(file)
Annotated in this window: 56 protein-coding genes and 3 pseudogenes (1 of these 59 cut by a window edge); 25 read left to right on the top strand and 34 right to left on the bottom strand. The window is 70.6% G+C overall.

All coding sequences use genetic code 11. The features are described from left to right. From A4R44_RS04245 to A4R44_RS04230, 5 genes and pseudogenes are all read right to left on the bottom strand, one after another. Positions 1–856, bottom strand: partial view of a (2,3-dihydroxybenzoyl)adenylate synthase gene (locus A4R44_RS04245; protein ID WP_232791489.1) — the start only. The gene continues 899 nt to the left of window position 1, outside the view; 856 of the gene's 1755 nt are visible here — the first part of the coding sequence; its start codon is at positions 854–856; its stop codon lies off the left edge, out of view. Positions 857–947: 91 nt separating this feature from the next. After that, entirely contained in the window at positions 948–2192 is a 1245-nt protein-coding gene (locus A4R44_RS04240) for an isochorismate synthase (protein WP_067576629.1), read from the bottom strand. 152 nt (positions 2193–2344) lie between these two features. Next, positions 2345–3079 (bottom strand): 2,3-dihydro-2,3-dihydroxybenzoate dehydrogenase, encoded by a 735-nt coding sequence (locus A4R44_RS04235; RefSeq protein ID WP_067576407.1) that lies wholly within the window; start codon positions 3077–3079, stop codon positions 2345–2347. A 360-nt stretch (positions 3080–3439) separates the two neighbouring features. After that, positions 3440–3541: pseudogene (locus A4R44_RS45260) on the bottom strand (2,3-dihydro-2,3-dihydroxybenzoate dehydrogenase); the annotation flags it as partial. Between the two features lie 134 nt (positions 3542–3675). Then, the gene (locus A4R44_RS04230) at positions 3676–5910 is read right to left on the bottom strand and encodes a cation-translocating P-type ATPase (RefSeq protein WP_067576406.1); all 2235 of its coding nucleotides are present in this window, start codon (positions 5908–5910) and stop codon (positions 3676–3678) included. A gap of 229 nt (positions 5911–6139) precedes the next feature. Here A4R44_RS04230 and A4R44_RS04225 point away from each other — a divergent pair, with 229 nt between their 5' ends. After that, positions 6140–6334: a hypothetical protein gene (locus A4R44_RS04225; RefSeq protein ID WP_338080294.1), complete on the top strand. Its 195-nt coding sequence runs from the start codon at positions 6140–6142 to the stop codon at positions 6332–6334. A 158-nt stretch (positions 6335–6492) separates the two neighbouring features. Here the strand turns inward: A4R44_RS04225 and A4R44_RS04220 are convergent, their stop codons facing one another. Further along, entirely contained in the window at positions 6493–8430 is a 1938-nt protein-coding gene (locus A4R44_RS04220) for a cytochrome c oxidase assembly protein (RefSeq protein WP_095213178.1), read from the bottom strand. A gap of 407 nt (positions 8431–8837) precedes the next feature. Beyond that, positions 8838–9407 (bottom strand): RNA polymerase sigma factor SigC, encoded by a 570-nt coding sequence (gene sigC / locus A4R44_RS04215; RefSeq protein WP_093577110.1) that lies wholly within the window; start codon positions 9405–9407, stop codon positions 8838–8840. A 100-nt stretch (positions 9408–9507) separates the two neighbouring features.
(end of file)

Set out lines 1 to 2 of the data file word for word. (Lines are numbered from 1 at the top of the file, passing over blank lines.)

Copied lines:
Annotated in this window: 56 protein-coding genes and 3 pseudogenes (1 of these 59 cut by a window edge); 25 read left to right on the top strand and 34 right to left on the bottom strand. The window is 70.6% G+C overall.

All coding sequences use genetic code 11. The features are described from left to right. From A4R44_RS04245 to A4R44_RS04230, 5 genes and pseudogenes are all read right to left on the bottom strand, one after another. Positions 1–856, bottom strand: partial view of a (2,3-dihydroxybenzoyl)adenylate synthase gene (locus A4R44_RS04245; protein ID WP_232791489.1) — the start only. The gene continues 899 nt to the left of window position 1, outside the view; 856 of the gene's 1755 nt are visible here — the first part of the coding sequence; its start codon is at positions 854–856; its stop codon lies off the left edge, out of view. Positions 857–947: 91 nt separating this feature from the next. After that, entirely contained in the window at positions 948–2192 is a 1245-nt protein-coding gene (locus A4R44_RS04240) for an isochorismate synthase (protein WP_067576629.1), read from the bottom strand. 152 nt (positions 2193–2344) lie between these two features. Next, positions 2345–3079 (bottom strand): 2,3-dihydro-2,3-dihydroxybenzoate dehydrogenase, encoded by a 735-nt coding sequence (locus A4R44_RS04235; RefSeq protein ID WP_067576407.1) that lies wholly within the window; start codon positions 3077–3079, stop codon positions 2345–2347. A 360-nt stretch (positions 3080–3439) separates the two neighbouring features. After that, positions 3440–3541: pseudogene (locus A4R44_RS45260) on the bottom strand (2,3-dihydro-2,3-dihydroxybenzoate dehydrogenase); the annotation flags it as partial. Between the two features lie 134 nt (positions 3542–3675). Then, the gene (locus A4R44_RS04230) at positions 3676–5910 is read right to left on the bottom strand and encodes a cation-translocating P-type ATPase (RefSeq protein WP_067576406.1); all 2235 of its coding nucleotides are present in this window, start codon (positions 5908–5910) and stop codon (positions 3676–3678) included. A gap of 229 nt (positions 5911–6139) precedes the next feature. Here A4R44_RS04230 and A4R44_RS04225 point away from each other — a divergent pair, with 229 nt between their 5' ends. After that, positions 6140–6334: a hypothetical protein gene (locus A4R44_RS04225; RefSeq protein ID WP_338080294.1), complete on the top strand. Its 195-nt coding sequence runs from the start codon at positions 6140–6142 to the stop codon at positions 6332–6334. A 158-nt stretch (positions 6335–6492) separates the two neighbouring features. Here the strand turns inward: A4R44_RS04225 and A4R44_RS04220 are convergent, their stop codons facing one another. Further along, entirely contained in the window at positions 6493–8430 is a 1938-nt protein-coding gene (locus A4R44_RS04220) for a cytochrome c oxidase assembly protein (RefSeq protein WP_095213178.1), read from the bottom strand. A gap of 407 nt (positions 8431–8837) precedes the next feature. Beyond that, positions 8838–9407 (bottom strand): RNA polymerase sigma factor SigC, encoded by a 570-nt coding sequence (gene sigC / locus A4R44_RS04215; RefSeq protein WP_093577110.1) that lies wholly within the window; start codon positions 9405–9407, stop codon positions 8838–8840. A 100-nt stretch (positions 9408–9507) separates the two neighbouring features.